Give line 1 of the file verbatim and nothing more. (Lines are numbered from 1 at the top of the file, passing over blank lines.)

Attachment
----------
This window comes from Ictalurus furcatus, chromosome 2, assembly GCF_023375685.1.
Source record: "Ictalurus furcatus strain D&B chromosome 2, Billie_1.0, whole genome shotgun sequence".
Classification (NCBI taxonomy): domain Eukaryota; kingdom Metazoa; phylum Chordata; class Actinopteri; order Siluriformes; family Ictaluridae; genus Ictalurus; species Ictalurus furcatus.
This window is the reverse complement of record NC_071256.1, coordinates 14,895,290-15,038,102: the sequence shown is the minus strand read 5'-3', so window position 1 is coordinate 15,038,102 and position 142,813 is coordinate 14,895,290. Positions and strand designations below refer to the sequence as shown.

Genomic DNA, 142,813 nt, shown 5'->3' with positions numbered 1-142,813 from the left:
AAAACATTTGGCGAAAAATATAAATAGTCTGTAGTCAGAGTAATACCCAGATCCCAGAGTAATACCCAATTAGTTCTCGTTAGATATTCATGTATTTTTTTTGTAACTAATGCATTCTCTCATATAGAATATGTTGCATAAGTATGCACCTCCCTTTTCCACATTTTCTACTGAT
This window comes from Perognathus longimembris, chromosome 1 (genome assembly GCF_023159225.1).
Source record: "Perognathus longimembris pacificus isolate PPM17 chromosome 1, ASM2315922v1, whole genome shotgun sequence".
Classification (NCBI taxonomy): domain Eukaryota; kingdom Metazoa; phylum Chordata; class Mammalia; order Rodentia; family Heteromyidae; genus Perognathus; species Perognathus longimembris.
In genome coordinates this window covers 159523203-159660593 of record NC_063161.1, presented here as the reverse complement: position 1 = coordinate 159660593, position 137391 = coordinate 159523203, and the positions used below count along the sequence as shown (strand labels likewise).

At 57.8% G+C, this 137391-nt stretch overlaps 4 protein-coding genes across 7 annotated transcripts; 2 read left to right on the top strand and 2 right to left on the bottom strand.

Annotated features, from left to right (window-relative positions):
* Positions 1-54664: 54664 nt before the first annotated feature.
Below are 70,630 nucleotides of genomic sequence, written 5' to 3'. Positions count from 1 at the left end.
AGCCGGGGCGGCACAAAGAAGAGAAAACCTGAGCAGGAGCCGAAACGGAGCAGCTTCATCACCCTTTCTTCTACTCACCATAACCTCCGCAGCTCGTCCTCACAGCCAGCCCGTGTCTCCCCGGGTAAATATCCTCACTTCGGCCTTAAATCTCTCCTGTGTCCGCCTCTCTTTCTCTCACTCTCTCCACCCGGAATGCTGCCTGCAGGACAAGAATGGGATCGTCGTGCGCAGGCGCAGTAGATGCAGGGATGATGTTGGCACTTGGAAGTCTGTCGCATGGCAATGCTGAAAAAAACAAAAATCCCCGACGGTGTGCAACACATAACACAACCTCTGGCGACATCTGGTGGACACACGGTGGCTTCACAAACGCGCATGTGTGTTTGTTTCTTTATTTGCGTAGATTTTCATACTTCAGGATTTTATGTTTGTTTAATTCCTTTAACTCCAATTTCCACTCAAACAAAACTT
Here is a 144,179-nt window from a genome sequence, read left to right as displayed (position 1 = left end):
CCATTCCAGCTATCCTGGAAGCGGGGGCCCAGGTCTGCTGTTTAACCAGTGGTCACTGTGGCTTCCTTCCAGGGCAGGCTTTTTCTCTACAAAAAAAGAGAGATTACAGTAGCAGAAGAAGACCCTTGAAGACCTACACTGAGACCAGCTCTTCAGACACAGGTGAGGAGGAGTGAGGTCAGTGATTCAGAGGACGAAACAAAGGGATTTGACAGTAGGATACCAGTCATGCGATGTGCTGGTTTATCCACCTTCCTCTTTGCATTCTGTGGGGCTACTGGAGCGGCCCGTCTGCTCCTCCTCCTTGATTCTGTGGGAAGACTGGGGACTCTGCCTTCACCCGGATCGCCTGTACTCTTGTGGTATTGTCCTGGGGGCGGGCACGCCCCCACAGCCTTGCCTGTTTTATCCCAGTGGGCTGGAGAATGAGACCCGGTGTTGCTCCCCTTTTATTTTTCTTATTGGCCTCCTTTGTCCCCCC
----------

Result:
This window comes from Ictalurus furcatus, chromosome 2, assembly GCF_023375685.1.